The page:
Hope Star from Hope, Arkansas on December 17, 1938 · Page 1
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Hope Star from Hope, Arkansas · Page 1

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Hope, Arkansas
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Saturday, December 17, 1938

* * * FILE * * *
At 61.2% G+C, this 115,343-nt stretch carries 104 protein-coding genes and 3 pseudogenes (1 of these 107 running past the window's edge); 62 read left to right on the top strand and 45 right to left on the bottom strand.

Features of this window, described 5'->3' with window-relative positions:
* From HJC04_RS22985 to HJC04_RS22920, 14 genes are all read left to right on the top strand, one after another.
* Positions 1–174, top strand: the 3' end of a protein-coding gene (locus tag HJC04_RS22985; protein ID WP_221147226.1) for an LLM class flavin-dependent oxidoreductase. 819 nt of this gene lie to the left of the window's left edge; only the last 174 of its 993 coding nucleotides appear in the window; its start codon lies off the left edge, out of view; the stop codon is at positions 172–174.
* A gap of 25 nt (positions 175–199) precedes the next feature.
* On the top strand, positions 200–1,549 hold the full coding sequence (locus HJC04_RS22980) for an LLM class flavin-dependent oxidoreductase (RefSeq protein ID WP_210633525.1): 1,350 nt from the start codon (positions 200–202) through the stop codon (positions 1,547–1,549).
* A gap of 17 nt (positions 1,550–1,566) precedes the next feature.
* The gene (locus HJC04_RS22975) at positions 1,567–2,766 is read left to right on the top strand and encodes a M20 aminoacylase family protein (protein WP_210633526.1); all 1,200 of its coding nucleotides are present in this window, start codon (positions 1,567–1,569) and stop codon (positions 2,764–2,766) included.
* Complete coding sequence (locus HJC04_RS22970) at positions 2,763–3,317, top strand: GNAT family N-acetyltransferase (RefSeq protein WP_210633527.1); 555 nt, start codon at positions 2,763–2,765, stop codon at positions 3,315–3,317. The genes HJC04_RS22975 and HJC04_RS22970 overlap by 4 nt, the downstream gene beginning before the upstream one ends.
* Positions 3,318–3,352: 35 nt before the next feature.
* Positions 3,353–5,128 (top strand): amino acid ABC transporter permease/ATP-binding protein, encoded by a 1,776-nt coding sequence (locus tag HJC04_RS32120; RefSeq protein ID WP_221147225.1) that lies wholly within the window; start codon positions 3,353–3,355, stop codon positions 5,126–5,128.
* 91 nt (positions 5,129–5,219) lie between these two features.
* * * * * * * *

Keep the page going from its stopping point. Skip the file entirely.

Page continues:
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John T. ^jynn Says: Incentive Taxation Worked in New York By .1OIIN T. FLYNN NBA Service Stuff Correspondent The principle of incentive tnxntion now being discussed by a Senate committee is almost as old us the government. Tariff legislation is, of course, incentive taxation. It is taxation imposed in such a way as to encourage production Bllt a moro dh . cct ly{x of incenlive " ; ~ —©taxation is in effect in New York State Associated Press Moves Into New Quarters in N. Y. Leaves Madison Avenue for New Building in .Radio City NO INTERRUPTIONS World's Greatest News Service Making Change- Over Saturday By The A I* Feature Service NEW YGHK.-The nerve center of flic world's grt-at.set news association is being shifted six blocks without thc skip of a pulse beat. It will happen early one morning .soon when the New York offices of The Axsocifiti-d Press, which have been at J8U Madison Avenue for 15 years, arc moved four blocks north and two west to SO llockcfellcr Plaza. In a private message to the entire Associated Press staff respecting thc occupancy of the now building Kent Cooixir, General Manager, said: "The Associated Press building to which the New York offices shortly are to Wove is a monument to its newspaper members and its employes. Through ninety years they have mutually striven that an accurate, unbiased chronicle of events, interestingly recorded, be available to newspaper readers . . . What you have aided in accomplishing in the past must continue into the future so that 'By Thc Ascsociated Press' shall prevail as long a sthe rights of a free press continue to make possible an unccnsored, unfettered collection and dissemination of truthful news." A Matter of Planning The actual telegraph wire cut-over is a matter of pulling a plug. But behind that split second of action i.s a plan which took months to evolve. Generals never worked more carefully over a vital cnmpagin than technicians nml officials over the minute details of this transfer. Out ot thc New York office of The AP runs a trunk wire system which serves more than 100 important news centers of the United States. Other trunk and supplemental wires branching from these nerve centers and making up 285,000 miles of leased telegraph wires reach ubout 1,400 AP mebbcr newspa|>ers. Krom the New York office also run a financial wire, sports wire, the South wire, thc New York city wire, thc New York stae wire and the Metropolitan circuit. It has foreign cable connections which bring thc world's news to America, two do/.en trunnk tlcphonc connections, and the wires of thc City News Association. Also centered in New York, arc Thc AP Win-photo System which hurries news pictures to AI 3 members with tlegraphic speed; Thc AP Feature Service; and the Tclemat Service. Then there i.s working equipment for employes, fircal files of news photographs and negatives, the news and biographical library and 'nVuch else betides—125 Irnckloads of physical equipment alone. Every piece will be ticketed in advance of the movers who thus will be able to set each down in its assigned place. Double C'lu-dc As the T.CVO hour of U a. m. approaches, and all wires have been shut down as usual except for the general trunk, duplicate apparatus already set up in the new building is cut in. Service in both the new and the old building i.s simultaneous for a time while technicians make sure that all is in reudine.ss. It .sounds simple but its complexities may be ganged by the circumstance I hat there arc few men in the world with thc technical skill to sort the 'i. 0(1(1 pairs of wires which run thruogh ;i trench in (he new quarters*and clear through a giant switchboard. On the fourth floor are located all wires, the local, foreign, .sports, financial and photo departments, The AP Feature Service, the Sunday service, the library ami files and the engraving plant. The fifth floor houses an experimental laboratory and the great foreign new.; agencies which exchange services with Thc AP: Thc Canadian Press, llavas, Reuters, Domei, Tass, and thc New Yorw offices of Le Nacion, Buenos Aires. General an clexeculive offices are on the seventh floor. The new quarters are sound-proofed, air-conditioned, indirectly lighted. And a new clock system' brings split second timing directly from the Washington Naval observatory. and New York City now. As far back its 1021 the City of New York, under a •stale statute, passed a lax exemption law to encourage new building. At that time residence building had come to a standstill. The city was faced with an acute housing shortage. But labor rales and labor rackets, material prices and material rackets and contractor agreements had. cited tht biuld- ing business in .such a knot (hut building censed. KcMills Came Hurrying To encourage buiding the city exempted fro'nv taxation for a period of 10 years the improvements in (he case of any dwelling slurcturc to the extent of $5000 per dwelling unit. Thc effect on home building was immediate. The day following the passage of that tax exempt law (he builders lined up in droves with their plajis before all the building offices of thc city to file their blueprints. The city went off on such a flight of house and apartment building as it had never seen before. Thc law was far from a perfect law. It was not passed to stimulate business but to get the city out of the most serious housing jam it had ever known. Later that was amended and Some of the following .statements are true. Some arc false. Which iirc which'.' 1. Dr. Joseph Guillolin, who invented the guillotine, died on it. '2. Friar Tuck was u famous. chaplain at the Battle of Waterloo. 3. Clichy was a famous park in paris. 4. Boston is known as the City of Notions. 5. Ice cream originated in America. Answers on I'uge improved severa llimes so as to li'm'it thc tax benefits to lowcost tenements and then only for limited dividend corporations. But the law is still in existence. The idea, of course, is to extend this plan to other lines of. industry. Thc New York City tax exemption law amounted to a 2'/j per cent subsidy for 10 years and made a considerable difference, of course, in the cost of thc house. One may well doubt if the tax exempt law would have done so much if at the same time Samuel Untermyer had not broken up the labor and contractor rings that strangled the building business. Three Kinds of Tax Contemplated One idea proposed now for all industry i.s to divide the federal taxes into three grades—onrm'al. surtax and super-surtax. The normal and surtax taxes would apply to all. But the super-surtaxes would be subject to numerous deductions for the purpose of encouraging manufacturers and builders to engage in new enterprises. Like the building business in New York, it may well be questioned whether tax relief would do the trick unless many other adjustments were made. And then there is always the question whether a tax exemption on •one group of ejiUii"iii'iscG" would not be a tax penalty on all others who have to compete. Hope Star VOLUME 40—NUMBER 56 WEATHER. Arkansas-fair, colder Saturday night; Sunday fair, warmer in west, central p6rtions. HOPE, ARKANSAS, SATURDAY, DECEMBER 17 1935 STATION PRICE 6c COPY Hempstead Raises 30% of Cotton Fund Kyler Expects to Complete Quota for New Cotton Uses LITTLE UOCK,—Hempstead county has already subscribed approximately 30 per cent of its quota for thc fund to make world cotton conscious, it was announced Saturday by L. T. Barringer. Little Rock, state chairman of the campaign. The drive is being conducted by the National Cotton Council and is designed to educate thc people in the uses of cotton and cotton .products. The quota in thc campaign for Hc-in- .stoiul county was fixed at $17'!.U2, Thc Local campaign i.s under the direction of II. O. Kyler, of Hope, county chairman. "Not only lias Mr. Kyler reported the county lid per cent subscribed," .said Mr. Barringcr, "but he added that he had no doubt that the county campaign would go over the top by the middle of next week." Children Went Gypsy GHAV1CSEND, Eng.—(/T)-Givin« evidence when his wife was charged with unfitnc.ss (o care [or her four daughters, aged four to 14, the father said while he was away working the children had been allowed to wander about like gypsies. Goodfellow'sFund for Needy Families Is Hikedto $406.80 Committees Turn in $90.80 Saturday Morning From Canvass SOME STILL" MISSED Persons Not Soliciated Still Have Opportunity to Contribute The Goodfcllow's Christmas Cheer fund climbed to ?40G.60 Saturday as several committees completed their as- signm'cnts in the business and industrial plants of Hope. Funds will continue to be received, General Director Roy Anderson announced. Persons missed in the canvass may leave their donation at either Hope bank or at The Star office. Additional appeals for aid reached officials Saturday. A committee is checking each appeael in order that no duplication of gifts will be made. Previously Reported $315,80 S. A. Westbrook 1.00 J. F. Gorin i.oo W. H. Prescott 50 H. M. Volentine 25 R. L. Poner 50 R. O. Byard 50 G. W. Womack 1.00 0. L. Smith 25 J. F. May 25 Horace Billings '. .25 Tommie Brumficld 25 Ross Bales 25 Garland Rogers 25 Frank Ramsey 25 Gilbert Odell 25 ,-,,yI.9hn-,,.QdeU , „ , .25 T. Young :........;....::. ^.......Z^^'IK* Roy Taylor '.25 Troy Taylor .25 Elwood Smith J.;-J./.'..25 ., Roy Ward 23 Henry Fcnwick 25 Fred Mouscr 25 Joe Burkey 50 E. S. Andrews 25 Carl Bradshaw .15 Willie White 25 C. E. Winemiller ,. .500 S. Z. Barwick 25 Chester Shands 25 H. B. Bradley 25 Clifford Phelps _... .25 R. H. Robbcrts .25 Paul Yatcs 25 Clayton Pettit 50 Chas. Jenkins 50 O. W. Womack _ 50 A. R. Phelps 25 Leonard Bearden 50 Homer Odom 50 Ed. Groves .15 W. E. Wilson 25 Roy Brittain 25 Sidney Henderson 25 Orville Stoadman 50 B. Ponder 50 Zilpha Keith 1.00 Wil'm'a Basye 25 Cash 25 H. Spraggins 50 W. H. Davis 50x Mrs. W. H. Davis 50 A. Albritton 1.00 Brimer-Ivory Handle Co 5.00 L. A. Carson 1.00 Foy Hammons 1.00 Mrs. Kate Holland 1.00 Patterson's Shoe Store 1.00 Franks Fruit Store 1.00 R. L. Gosnell 1.00 W. T. Gorham 1.00 (Continued^ on Page Three) They're Still Cheering Man Who Gave U.S. Christmas Tree Cleveland Ceremonies Honor Ohio Tailor Who Decorated First Christmas Tree 91 Years Ago Uy NEA Service CLEVELAND.—A crowd stood in Srakcr Square hero a few nights ago and cheered the 'memory of thc man brought the Christmas tree idea to America, according lo family records. The crowd ;dso cheered three de-® scejulants of the same man who stood beneath a huge balsam tree and threw a .switch to light the- 5UUO colored bulbs among i^s brunches. August Imburd, a tailor of Woosler. O., was the man honored. It was in Wooster, jiLst 1)1 .year* ago, that his "first" Christmas tree in America was decorated. Imgurd was born in the Bavarian mountains of Germany, 112 ycurs ago. He came to America and moved to Ohio before he was 20. The fii-K^ tree wa.s raised in the Imgard home. It stood on ,i revolving platform and as the tree turned slowly, a hidden music box tinkled a Christmas melody. People come from miles around to see the first tree and the following year there were any trees. Ornoments were made of paper, festooned in long chains by the younger members of the pioneer community. Kuchen baked according to a recipe sent from BtivUriu by Imgard's' moth- er, hung upon the tree and served both a s ornaments and tidbits. The cookies were colored with brown sugar and the family spent weeks baking them in quantities for the guests. Gilded nuts were to her ornaments and incide the gilded shells were warm messages of greeting and little poems of love and life on the old frontier. Daughter Gertrude, now Mrs. John Mi'QuJjjg, was born long after the first tree but s ' le remembers the trees that came later. Today, a gray-haired but sprightly grandmother, sh'e tells thc story of those first trees. There was a big dinner in a nearby tavern alter the dedication and Grandmother McQuigg sat quietly through it all. Then as she stepped out in the wiutery night she whispered, "I can still hear the little music box playing and see those trees we used, to hove." Argentine Fears U.S.'GoodNeighbor' Plan Won't Last Greatest of South American Nations Is Still Suspicious U. S. STIRS~UP JAPS Japs Plan Comment on 25- Million-Dollar Loan to China By the Associated Press Argentine fears that thc United States' "good neighbor" policy might shift with a change in administrations in Washington remained Saturday as the chief obstacle to a Pan-American Conference declaration of a common cause in the hemisphere's defense, ' In Tokyo, the foreign office said Japan was deliberating whether to issue a formal slale'm'ent on the United States' decision to lend China 25 million dollars. , Imminent formation of a German National Socialist party in Czechoslovakia, patterned after the Nazi organization, was disclosed in Prague. The war fronts in Spain and China were quiet after a week which saw no vital changes in the lines in either conflict. France Again Warns PARIS, France.—(/P)—Former Premier Camille Chautemps told the Chamber of Deputies Saturday that any attempt t oseparac Alsace-Lorraine from France would be "fought to the last ditch." His warning, during the debate on the 1939 budget,, was ^applied.,equally to foreign power? such 1 " as" OterrnaKy *wno "might seek to attack the integrity of .our national territory" and : Alsace- -Lorraine'itself. . • .•• ^ViTir'ii?:';. Germany Envious of Soviet Ukraine Balkan Trade Already Ob- Ijained, Nkzis Look Toward. Russia BERLIN, Germany— (/P)— With the Balkans already in Germany's economic orbit, signs point to increasing Nazi interest in the Urkraine. This interest manifested itself Friday in a number of ways. 1. Press announcements asked all who declined to become Soviet Russian citizens— to send their names and personal data to the "Ukrainian confidnetial office which takes care of the interests of stateless Ukrainians living within the German Reich. 2. Editorials discussed the situation of the Ukrainians and there are radio (news) broadcasts from Germany in the Ukrainian language. 3. Nazi economic writers indicated that Germany would hold to a steady course in her economic push to the Eas.t even in the face of possible British-subsidzed trade war. Reliable Polish sources reported that German radio stes had been offered to Ukrainians in Poland under a discreet system of distribution. Radio •seta are available incrersingly also to inhabitants of Carpatho-Uki-ane, an autonomus section of Czecho-Slovek- ia. Various Ukraninas with Polish passports living in Germany have said they oppose Polish and Soviet Russian domination and look for leadership and help to Chancellor Hitler. In a speech before the 193G Nazi party convention in Nuernberg, Hitler painted a glowing picture of what German industry and ingenuity could do with a rich region like the Ukraine. Official commentators later denied tills meant Hitler was planning to seize the Urkaine. Evidence of active German interest in the Ukrainians is seen in the successive attention paid ta their fate, now by this representative German daily or weekly and now by that. The weekly Rcichwart, for instance, blnut- ly declares: "Only within the framework of the entire Ukraine can be Figlil Fire With Scoops ST. JOHN, Kas.—VP)— Grain scoops were the only fire fighting "implements" available when a praric fire broke out near Rattlesnake creek recently. Hastily recruited farmers grabbed the big shovels and began scooping water from the creek onto the flames, halting them after they burned over 60 acres of meadow land. Cotton NEW ORLEANS. — (ff) - January cotton opened Saturday at 8.28 bid and closed at 8.34 bid, 8.37 asked. Spot cotton closed five points Muddling 8.44. up, ^ First Photos of "ioo Per Cent American" Parley Taking their mission seriously, the 13G delegates from 21 countries attending the Eiehth Pan Lima, Peru, listen intently to speeclunakers in the Legislative Palace Pan- r t ' ' Conference at ®- Typifying the American spirit of democracy, Sccctary of State Cordell Hull and Alfred M. I.anclon, politically antagonistic, join in representing- the U. S. at thc Pan-American Cosfcrcncc. in Lima. With "observers" from totalitarian Germany and Italy listening, Peruvian President Osrar Bciievides told (lie Pun-American conferees Uio spirit of tlic Americas is "co-operative."' Crisis Scares Mother LONDON.— (F)— Pleading infanticide while deranged by worry about getting gas-masks for her family during the Europeean crisis, a Mother whose baby was suffocated by gas was bound over for two years. A Thought Men are born to trouble at first, and are exercised in it all their days.—There is a cry at the beginning of life, and a groan at the oiiil of it.- Aniui. Hatley White, 47, Dies on Saturday Funeral for" "Well-known Hope Man to Be Held 2:30 Sunday James Hatley White, 47, well-known Hope man, died early Saturday at his home on North Elm Etreet. He had Seen ill several months. lite was tlie senior member & Co., of Hope, a long es- business firm. He was born and reared in Hope, the son of the late E. E. White and Mrs. White. After serving two years in the World War, he returned to Hope and with his brother, W. E. White, assumed active management of his father s business. Mr. White was a member of the Masonic lodge and First Methodist Surviving are his widow, three children, Jim, Mary Ella and Edward his mother, Mrs. E. E. White, one sister, Mrs. C. D. Lester and one brother, W. E. White. Funeral services will be held Sunday afternoon at 2:30 o'clock from the family residence on North Elm street Active pallbearers: John P. Vesey, Nick Jewell, Pat Duffie, Sceva Gibson, C. C. McNeil, B Lester. Honorary pallbearers: «. M. Bnant, R. M. LaGrone Sr w ev * Carrigan ' °' A - Graves, Ernest Wmgfield, W. P. Singleton, T. J. Logan, John S. Gibson, Gus Haynes, Dolph Carrigan, Harry Briant, E S Greening, Ross Gilliespie, W. K. Lemly, Harry Lemley, W. B. Mason, W. H Olmstead, Dr. Don Smith, Dr. L. M Lile. Christmas Plans at FirstChristian "Light of the~World" Program to Be Given Sunday Night On Sunday night there will be a special Christmas program at the First Christian church, when the children of the primary and junior departments of the Sunday school, assisted by the choir and two adult readers, will present a candle-lighting and "White Gifk" program titled, "Light of the World. The program consists of special Chnsririas music by the church choir, together with readings from the 'Scripture which show the ancient prophecies concerning the coming of the Christ. As the prophecies are read candles are lighted, each succeeding candle being nearer the Cross. Finally thc Star is lighted, and near the close o fthe readings a large Cross is illuminated. Te entire program will consume less than an hour. An offering of cash, food or clothing will be given, which offering will later be sent to the Orphans' Home at Dallas. Representatives of the various groups in the church will bring the "White Gifts" to the altar during the offertory period. Every member of the church is being urged to attend Uiis special evening service. All our friends in Hope are cordially invited to witness and par- licipnte in this program. J.M. O'Neal Gets $22,500 Contract; to Begin Dec. 21 New Building to Be Located at Second and Laurel Streets IS PWA-FINANCED Construction Approve'd by Council Comittee and City Board Contract for Hope's PWA-financed fire,station was let late Friday afternoon to J. M. O'Neal, Hope contractor, for $22,500, city officials announced Saturday. Construction on the city's recently purchased lot, 75 by 150 feet, at Second and Lauerl streets, part of which property has been used by P. A, Lewis in the junk business, will begin December 21, next Wednesday. The contract'meeting Friday was supervised by Mr. Keland, PWA' official, .attended by Clarence King, Shreveport architect. Construction plans were approved by the City Board of Public Affairs, comprising: Mayor Albert Graves, chairman; Roy Anderson and Lloyd Spencer; and by the City Fire Department Committee: Dr. F. D. Henry, chairman; C. E. Cassidy and Roy Johnson. Americas Vote to Slash Trade Bars Pan-Aniericah Conference Endorses Resolution by U. S: A. LIMA, Peru—(fl 3 )—The Pan-American Conference, adopted unanimously Friday night a tJnited States resolution for reduction of international trade barriers. The proposals. would put the 21 American nations on record against "excessive barriers, whether in the form of unreasonably high tariffs, quotas, licenses, exchange controls and other types of quantitative restriction; methods of administering commercial, exchange and monetary policies which impair the maintenance of commercial opportunity between all foreign supplies." Speedy formal acceptance came after the United States delegation obtained unanimous consent among the delegates of the 20 other nations represented. Another proposed declaration —for the solidarity of the Americans against any foreign war threat—appeared assured. On the solidarity measure, Secretary of State Hull, head of the Washington .group, was said to be convinced that all could agree on a "dynamic draft of a declaration." Such a declaration, he was said to believe, could be framed—and adopted—merely by linking together sentences out of anti- aggression speeches by himself and other delegates. Hull has ruled out the possibility of anything in the nature of a Pan- American. League of Nations or a military pact. He believes all nations represented are disposed to work together against a military threat or any other kind of threat. He has reminded delegates that their nations agreed in 1936 a t the Bunos Aires conference hat any force or threat of force would be a matter of concern to all and that they should confer immediately in such an eventually. 6 Shopping Days Till Christmas ERICA w,«s BURSTING- WTH SANCe HAOUUST WAR T OOKING BACK TO CHRIST•^MAS SIX YEARS AGO— Drys were fighting bill to legalize 3.2. . . . Everyone arguing technocracy. . . . America was bursting with indignation; French had just defaulted on war debt. . . , Airplanes were beginning to ride radio beams.. . . . Adding to Yule cheer in depression year, statistics showed fewer people were dying than in any year since 1880. . . . Germany broke rail spee4 record with streamlined train.